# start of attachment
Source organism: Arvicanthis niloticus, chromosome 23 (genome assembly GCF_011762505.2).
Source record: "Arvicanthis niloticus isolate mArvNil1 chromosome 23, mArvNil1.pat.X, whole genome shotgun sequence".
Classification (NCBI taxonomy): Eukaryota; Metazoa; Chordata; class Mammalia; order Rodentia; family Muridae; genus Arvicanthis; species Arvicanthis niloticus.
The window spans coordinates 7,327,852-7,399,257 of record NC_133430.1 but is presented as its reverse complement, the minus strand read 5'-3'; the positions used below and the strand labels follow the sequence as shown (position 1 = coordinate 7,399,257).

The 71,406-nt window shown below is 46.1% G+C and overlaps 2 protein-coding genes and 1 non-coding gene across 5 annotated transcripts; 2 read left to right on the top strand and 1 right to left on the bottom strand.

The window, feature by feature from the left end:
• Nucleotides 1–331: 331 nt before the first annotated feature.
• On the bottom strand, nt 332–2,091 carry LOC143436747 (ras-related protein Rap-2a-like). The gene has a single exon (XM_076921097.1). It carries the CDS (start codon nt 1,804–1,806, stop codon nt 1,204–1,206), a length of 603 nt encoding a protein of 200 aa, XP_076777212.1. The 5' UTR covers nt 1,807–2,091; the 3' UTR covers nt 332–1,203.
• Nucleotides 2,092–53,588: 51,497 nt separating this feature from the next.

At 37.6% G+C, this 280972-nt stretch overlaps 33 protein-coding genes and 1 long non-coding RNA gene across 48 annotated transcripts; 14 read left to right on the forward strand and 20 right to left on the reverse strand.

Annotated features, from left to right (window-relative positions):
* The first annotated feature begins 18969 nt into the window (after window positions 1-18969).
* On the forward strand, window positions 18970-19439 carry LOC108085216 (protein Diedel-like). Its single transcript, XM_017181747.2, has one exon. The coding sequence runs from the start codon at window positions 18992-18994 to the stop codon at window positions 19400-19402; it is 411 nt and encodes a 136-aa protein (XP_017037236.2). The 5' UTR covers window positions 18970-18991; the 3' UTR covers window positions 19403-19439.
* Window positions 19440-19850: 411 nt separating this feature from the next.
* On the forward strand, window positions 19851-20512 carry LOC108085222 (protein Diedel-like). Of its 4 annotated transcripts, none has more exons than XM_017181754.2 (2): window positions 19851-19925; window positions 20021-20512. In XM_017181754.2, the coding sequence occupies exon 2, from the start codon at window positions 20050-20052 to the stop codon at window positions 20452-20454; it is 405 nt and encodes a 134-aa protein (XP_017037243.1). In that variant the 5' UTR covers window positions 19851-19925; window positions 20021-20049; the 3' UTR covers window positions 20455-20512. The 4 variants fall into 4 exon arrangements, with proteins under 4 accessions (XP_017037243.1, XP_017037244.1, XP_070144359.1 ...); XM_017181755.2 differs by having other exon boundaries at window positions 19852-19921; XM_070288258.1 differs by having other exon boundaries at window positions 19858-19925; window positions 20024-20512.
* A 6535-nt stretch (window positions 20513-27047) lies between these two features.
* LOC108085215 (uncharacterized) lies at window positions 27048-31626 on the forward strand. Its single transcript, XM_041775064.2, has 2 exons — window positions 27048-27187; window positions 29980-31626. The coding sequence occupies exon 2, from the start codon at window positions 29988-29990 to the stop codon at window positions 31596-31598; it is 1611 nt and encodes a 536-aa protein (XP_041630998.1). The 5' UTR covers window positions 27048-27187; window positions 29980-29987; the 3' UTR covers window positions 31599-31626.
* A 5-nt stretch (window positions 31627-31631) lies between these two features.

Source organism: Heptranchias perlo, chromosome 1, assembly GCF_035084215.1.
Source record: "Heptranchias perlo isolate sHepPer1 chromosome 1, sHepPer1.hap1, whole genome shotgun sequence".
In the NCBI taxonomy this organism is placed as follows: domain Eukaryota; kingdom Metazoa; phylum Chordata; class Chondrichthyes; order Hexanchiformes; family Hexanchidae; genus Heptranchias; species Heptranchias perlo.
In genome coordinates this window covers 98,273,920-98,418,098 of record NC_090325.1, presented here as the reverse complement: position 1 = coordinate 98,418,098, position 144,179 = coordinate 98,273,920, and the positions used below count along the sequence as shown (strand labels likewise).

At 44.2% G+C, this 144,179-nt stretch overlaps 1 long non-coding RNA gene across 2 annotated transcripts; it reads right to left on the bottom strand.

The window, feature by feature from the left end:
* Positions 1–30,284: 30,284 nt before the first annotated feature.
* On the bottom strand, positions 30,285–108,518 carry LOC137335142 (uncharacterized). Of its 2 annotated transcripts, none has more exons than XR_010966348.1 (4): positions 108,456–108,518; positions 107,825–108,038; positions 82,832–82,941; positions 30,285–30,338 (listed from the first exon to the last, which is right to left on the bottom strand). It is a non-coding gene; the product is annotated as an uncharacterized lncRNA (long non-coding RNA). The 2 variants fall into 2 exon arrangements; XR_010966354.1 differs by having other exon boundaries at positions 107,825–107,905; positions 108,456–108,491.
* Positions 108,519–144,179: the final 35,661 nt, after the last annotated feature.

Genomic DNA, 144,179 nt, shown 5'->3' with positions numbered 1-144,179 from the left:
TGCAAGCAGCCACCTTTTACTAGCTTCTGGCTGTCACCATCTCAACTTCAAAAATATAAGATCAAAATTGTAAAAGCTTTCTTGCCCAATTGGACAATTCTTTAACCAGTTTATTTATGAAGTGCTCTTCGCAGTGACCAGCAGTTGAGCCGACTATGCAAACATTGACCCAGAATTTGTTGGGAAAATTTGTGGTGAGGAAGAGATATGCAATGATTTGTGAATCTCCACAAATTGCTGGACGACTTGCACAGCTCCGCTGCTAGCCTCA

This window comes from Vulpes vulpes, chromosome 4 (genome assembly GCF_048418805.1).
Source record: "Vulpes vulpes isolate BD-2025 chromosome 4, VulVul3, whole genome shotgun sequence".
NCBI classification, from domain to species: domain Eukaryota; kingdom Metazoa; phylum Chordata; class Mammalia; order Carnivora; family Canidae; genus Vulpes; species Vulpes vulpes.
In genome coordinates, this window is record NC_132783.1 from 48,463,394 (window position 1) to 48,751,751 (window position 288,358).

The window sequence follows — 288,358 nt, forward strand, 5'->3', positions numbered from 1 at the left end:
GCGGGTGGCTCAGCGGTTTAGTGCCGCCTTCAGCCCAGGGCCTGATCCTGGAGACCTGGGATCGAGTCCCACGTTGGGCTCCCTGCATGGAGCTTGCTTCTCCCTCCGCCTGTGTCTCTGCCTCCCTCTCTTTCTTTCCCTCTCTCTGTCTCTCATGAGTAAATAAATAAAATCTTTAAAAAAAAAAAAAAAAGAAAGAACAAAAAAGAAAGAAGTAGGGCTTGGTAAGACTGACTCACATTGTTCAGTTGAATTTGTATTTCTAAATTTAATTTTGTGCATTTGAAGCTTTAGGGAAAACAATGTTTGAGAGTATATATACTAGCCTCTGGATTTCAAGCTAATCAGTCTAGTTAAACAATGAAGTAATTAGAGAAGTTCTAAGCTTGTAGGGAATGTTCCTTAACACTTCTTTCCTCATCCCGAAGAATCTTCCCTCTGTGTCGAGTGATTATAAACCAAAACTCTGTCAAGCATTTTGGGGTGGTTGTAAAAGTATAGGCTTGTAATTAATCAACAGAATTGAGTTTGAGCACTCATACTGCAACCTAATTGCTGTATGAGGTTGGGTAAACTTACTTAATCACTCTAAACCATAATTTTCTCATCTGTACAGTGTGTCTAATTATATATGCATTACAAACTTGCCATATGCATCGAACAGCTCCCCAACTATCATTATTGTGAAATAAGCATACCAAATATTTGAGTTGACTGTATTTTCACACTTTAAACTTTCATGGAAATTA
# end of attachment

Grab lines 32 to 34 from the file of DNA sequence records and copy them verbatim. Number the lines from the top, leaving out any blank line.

NCBI classification, from domain to species: domain Eukaryota; kingdom Metazoa; phylum Chordata; class Mammalia; order Carnivora; family Canidae; genus Vulpes; species Vulpes vulpes.
In genome coordinates, this window is record NC_132783.1 from 48,463,394 (window position 1) to 48,751,751 (window position 288,358).

The window sequence follows — 288,358 nt, forward strand, 5'->3', positions numbered from 1 at the left end: